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  1. #1
    Grinder's Avatar
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    poly quilting batting versus Namebrand

    What are the big negatives regarding using the locally available insulation (from JoAnn's for example) versus the camping specific brands touted here??

    I'm thinking of throwing together a test underquilt to see how it works.
    grinder

  2. #2
    Running Feather's Avatar
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    Done it.

    Quote Originally Posted by Grinder View Post
    What are the big negatives regarding using the locally available insulation (from JoAnn's for example) versus the camping specific brands touted here??

    I'm thinking of throwing together a test underquilt to see how it works.
    One of my first DIY projects was an UQ with poly. It worked due to enthusiasm only.

    Doesn't compress well. Not a good insulator.

    I pulled it out yesterday to make sure it was in shape as a loner, and promptly PM'd the lonee to let him know it had disintegrated of it's own volition

    Spend a few bucks and get some Primaloft, IX, or hunt down some down at local thrift stores.

    Stormcrow has some kick-*** down CHEAP.

    2015 John Rock Spreadsheet.

    "If you find yourself in a hole, the first thing you should do is STOP DIGGING "

  3. #3
    Senior Member JerryW's Avatar
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    What Running Feather said.

    The biggest negative I found with the JoAnn's or Walmart poly insulation was the weight. It's relatively heavy compared to the Climashield I usually use.

    I made a test underquilt with the Walmart stuff, and it worked okay, but it was bulkier and heavier than a comparable one I made from Climashield. I can't speak for the long-term durability as I like the lighter weight UQ.


    Jerry
    The "Search" function is your friend!

  4. #4
    Senior Member
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    And, depending on your viewpoint, the price isn't really that different. For a small piece in the 48"x60" range, if you skip two days of lunch out, you've made up the difference. Another two will make up the postage. Done. - and with the good stuff.

    Jbo

  5. #5
    Grinder's Avatar
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    topic revisited.
    I finally bit the bullet and went for a down UQ. the down for 2 1/2 to 3 inches of loft cost about $80 and I had the other material required.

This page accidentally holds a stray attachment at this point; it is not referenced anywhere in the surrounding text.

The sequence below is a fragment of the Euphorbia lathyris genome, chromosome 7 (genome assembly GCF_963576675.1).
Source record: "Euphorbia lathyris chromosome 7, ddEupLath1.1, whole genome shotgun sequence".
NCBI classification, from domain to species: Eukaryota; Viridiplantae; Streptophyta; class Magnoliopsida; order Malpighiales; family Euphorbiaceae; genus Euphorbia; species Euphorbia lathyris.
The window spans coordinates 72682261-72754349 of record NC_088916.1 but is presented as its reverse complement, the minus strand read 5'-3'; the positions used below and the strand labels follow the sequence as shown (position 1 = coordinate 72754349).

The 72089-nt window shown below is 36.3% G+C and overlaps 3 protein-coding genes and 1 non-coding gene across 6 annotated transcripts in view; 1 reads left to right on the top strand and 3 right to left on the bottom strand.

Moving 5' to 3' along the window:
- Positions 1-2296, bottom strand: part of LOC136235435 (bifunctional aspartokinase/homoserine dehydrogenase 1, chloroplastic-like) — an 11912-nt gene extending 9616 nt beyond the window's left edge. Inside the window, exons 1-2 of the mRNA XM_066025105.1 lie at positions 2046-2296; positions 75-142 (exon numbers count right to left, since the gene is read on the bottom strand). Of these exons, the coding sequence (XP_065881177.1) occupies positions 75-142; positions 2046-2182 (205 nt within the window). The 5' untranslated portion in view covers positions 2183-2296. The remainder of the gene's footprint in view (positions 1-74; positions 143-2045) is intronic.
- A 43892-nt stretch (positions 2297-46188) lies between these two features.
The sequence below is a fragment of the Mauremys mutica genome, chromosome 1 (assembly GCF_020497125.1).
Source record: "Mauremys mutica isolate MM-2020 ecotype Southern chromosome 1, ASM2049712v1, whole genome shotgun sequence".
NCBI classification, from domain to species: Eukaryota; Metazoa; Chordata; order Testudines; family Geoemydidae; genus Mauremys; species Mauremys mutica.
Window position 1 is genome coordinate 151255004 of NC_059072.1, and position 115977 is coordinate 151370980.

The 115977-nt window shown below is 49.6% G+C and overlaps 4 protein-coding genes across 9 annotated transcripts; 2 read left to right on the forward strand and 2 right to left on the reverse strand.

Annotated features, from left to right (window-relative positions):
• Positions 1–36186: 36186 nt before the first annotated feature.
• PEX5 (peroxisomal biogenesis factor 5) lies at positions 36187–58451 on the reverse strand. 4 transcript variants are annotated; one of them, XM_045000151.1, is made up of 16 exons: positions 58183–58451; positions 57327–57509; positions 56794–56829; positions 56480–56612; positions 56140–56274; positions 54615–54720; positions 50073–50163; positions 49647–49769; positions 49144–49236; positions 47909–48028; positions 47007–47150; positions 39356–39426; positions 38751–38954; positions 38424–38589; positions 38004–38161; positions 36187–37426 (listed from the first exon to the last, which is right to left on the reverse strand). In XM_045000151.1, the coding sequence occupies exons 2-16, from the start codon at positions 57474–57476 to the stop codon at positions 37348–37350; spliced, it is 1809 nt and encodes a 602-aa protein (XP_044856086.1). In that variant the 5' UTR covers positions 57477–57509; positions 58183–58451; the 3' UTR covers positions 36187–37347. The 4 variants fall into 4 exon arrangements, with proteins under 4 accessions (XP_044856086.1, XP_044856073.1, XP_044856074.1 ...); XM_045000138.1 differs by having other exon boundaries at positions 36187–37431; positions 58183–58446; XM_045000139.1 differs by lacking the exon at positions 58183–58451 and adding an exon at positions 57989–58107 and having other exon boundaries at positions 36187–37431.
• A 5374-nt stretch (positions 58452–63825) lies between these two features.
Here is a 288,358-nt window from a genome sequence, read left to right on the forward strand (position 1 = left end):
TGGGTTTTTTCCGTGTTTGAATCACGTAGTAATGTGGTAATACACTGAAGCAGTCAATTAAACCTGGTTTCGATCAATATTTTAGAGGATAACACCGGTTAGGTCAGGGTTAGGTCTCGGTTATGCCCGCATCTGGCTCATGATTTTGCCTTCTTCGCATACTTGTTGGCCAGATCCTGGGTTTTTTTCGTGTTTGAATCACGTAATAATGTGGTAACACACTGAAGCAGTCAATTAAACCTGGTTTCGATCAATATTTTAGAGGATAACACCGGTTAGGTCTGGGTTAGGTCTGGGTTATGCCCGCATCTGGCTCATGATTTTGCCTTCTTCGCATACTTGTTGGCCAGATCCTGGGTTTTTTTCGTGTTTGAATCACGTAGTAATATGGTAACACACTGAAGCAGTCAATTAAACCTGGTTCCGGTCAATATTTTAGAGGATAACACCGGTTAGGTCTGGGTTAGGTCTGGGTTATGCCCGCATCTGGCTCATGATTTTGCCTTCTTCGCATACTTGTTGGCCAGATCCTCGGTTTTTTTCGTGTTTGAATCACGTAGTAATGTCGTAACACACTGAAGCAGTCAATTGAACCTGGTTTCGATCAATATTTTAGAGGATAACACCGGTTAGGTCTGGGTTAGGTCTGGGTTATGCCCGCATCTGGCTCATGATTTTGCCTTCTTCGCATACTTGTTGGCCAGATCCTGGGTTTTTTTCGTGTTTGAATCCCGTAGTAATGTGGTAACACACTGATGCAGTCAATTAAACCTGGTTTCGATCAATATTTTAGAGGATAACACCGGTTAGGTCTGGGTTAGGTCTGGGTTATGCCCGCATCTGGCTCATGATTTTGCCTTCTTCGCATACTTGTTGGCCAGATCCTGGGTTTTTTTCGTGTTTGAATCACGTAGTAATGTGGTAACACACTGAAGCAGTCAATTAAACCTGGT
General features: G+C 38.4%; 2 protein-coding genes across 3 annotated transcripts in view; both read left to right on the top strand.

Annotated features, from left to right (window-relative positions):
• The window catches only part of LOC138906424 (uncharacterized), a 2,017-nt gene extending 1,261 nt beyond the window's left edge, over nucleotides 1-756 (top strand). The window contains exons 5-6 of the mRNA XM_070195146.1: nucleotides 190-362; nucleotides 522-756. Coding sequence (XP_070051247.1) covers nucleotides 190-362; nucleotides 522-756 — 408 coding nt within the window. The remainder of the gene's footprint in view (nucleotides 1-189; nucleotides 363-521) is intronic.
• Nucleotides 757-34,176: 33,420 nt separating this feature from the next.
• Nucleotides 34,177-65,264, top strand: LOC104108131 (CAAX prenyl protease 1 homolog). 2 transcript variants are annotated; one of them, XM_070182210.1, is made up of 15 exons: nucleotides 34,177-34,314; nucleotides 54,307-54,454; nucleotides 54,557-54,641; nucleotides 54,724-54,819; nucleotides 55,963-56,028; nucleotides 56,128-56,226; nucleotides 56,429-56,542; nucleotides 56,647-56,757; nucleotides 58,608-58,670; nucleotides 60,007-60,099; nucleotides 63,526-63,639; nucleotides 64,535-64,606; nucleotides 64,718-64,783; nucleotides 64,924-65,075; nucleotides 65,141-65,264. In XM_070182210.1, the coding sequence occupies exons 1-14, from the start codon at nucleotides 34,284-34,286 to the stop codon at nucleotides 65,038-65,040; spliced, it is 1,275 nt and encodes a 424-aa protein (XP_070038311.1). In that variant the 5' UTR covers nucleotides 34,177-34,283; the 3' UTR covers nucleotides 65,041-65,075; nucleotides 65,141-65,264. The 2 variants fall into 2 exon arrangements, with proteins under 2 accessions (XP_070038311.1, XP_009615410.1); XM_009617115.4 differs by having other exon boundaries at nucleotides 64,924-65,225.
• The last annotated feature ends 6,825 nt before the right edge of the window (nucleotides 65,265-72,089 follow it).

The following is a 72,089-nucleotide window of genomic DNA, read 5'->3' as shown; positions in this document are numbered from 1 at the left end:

the sewing involved was a lot harder but I got brave and just did it and it came out well. See report in DIY.

    I backpack, so storage space in pack is a major factor. Nothing packs smaller than down.
    grinder

  6. #6
    Senior Member PuckerFactor's Avatar
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    I made my first real winter UQ with some stuff I got from JoAnne's (can't remember the particular type). It was kind of a 1.5 layer UQ. The whole quilt had 1 layer, but where I lay, on the diagonal, I put 2 layers. I also put a cheap space blanket on the inside. It got me down to 5F alive. I'd rate it as a 10F or 15F UQ.
    So, it can be done. The downsides are compressibility (mine compresses down to about a 15" diameter bundle, 18" or 20" long) and weight (it's loaned out right now, but I want to say it's about 3 lbs.).

    PF
    It's better to have it and not need it than need it and not have it.

    Formerly known as Acercanto, my trail name is MacGuyver to some, and Pucker Factor to others.

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  7. #7
    Senior Member nacra533's Avatar
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    As you start to work on these projects, you'll quickly find your biggest investment is your time.

    KAQ style goes together pretty quick, but still a lot of time measuring, cutting, and generally crawling around on the floor. It's much nicer to finish the project and know you have constructed a quality piece of gear vs. a test piece of gear that is iffy as a loaner.


    If you go with down, I think anything in the 800fp range is close enough to "top of the line", even though 900fp is popular and available. To me, it's diminishing returns above 800.

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